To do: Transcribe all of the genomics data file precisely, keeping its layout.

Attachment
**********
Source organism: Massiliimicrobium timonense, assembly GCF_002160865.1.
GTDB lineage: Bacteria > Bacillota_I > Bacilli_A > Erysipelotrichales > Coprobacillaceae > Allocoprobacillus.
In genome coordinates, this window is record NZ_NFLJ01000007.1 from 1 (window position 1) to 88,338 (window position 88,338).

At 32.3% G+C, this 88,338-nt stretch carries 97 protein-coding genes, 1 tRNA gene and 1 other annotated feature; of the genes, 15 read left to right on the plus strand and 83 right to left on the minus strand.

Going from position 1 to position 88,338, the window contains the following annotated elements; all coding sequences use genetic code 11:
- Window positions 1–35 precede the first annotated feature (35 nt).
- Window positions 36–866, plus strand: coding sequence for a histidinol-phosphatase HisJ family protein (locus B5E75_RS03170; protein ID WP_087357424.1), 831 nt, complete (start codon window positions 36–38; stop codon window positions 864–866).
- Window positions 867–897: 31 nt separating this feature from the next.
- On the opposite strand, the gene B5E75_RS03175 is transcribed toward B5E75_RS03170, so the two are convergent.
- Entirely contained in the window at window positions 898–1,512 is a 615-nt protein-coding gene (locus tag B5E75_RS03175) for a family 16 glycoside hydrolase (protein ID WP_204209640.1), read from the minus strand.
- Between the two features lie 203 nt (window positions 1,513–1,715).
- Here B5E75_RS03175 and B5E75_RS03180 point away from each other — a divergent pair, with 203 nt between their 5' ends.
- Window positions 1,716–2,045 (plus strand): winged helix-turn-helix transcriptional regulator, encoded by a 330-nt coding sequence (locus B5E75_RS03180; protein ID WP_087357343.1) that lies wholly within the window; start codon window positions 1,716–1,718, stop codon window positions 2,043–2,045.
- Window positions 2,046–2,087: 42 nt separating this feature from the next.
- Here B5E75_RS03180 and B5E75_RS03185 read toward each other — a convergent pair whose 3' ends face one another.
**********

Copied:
Source organism: Massiliimicrobium timonense, assembly GCF_002160865.1.
GTDB lineage: Bacteria > Bacillota_I > Bacilli_A > Erysipelotrichales > Coprobacillaceae > Allocoprobacillus.
In genome coordinates, this window is record NZ_NFLJ01000007.1 from 1 (window position 1) to 88,338 (window position 88,338).

At 32.3% G+C, this 88,338-nt stretch carries 97 protein-coding genes, 1 tRNA gene and 1 other annotated feature; of the genes, 15 read left to right on the plus strand and 83 right to left on the minus strand.

Going from position 1 to position 88,338, the window contains the following annotated elements; all coding sequences use genetic code 11:
- Window positions 1–35 precede the first annotated feature (35 nt).
- Window positions 36–866, plus strand: coding sequence for a histidinol-phosphatase HisJ family protein (locus B5E75_RS03170; protein ID WP_087357424.1), 831 nt, complete (start codon window positions 36–38; stop codon window positions 864–866).
- Window positions 867–897: 31 nt separating this feature from the next.
- On the opposite strand, the gene B5E75_RS03175 is transcribed toward B5E75_RS03170, so the two are convergent.
- Entirely contained in the window at window positions 898–1,512 is a 615-nt protein-coding gene (locus tag B5E75_RS03175) for a family 16 glycoside hydrolase (protein ID WP_204209640.1), read from the minus strand.
- Between the two features lie 203 nt (window positions 1,513–1,715).
- Here B5E75_RS03175 and B5E75_RS03180 point away from each other — a divergent pair, with 203 nt between their 5' ends.
- Window positions 1,716–2,045 (plus strand): winged helix-turn-helix transcriptional regulator, encoded by a 330-nt coding sequence (locus B5E75_RS03180; protein ID WP_087357343.1) that lies wholly within the window; start codon window positions 1,716–1,718, stop codon window positions 2,043–2,045.
- Window positions 2,046–2,087: 42 nt separating this feature from the next.
- Here B5E75_RS03180 and B5E75_RS03185 read toward each other — a convergent pair whose 3' ends face one another.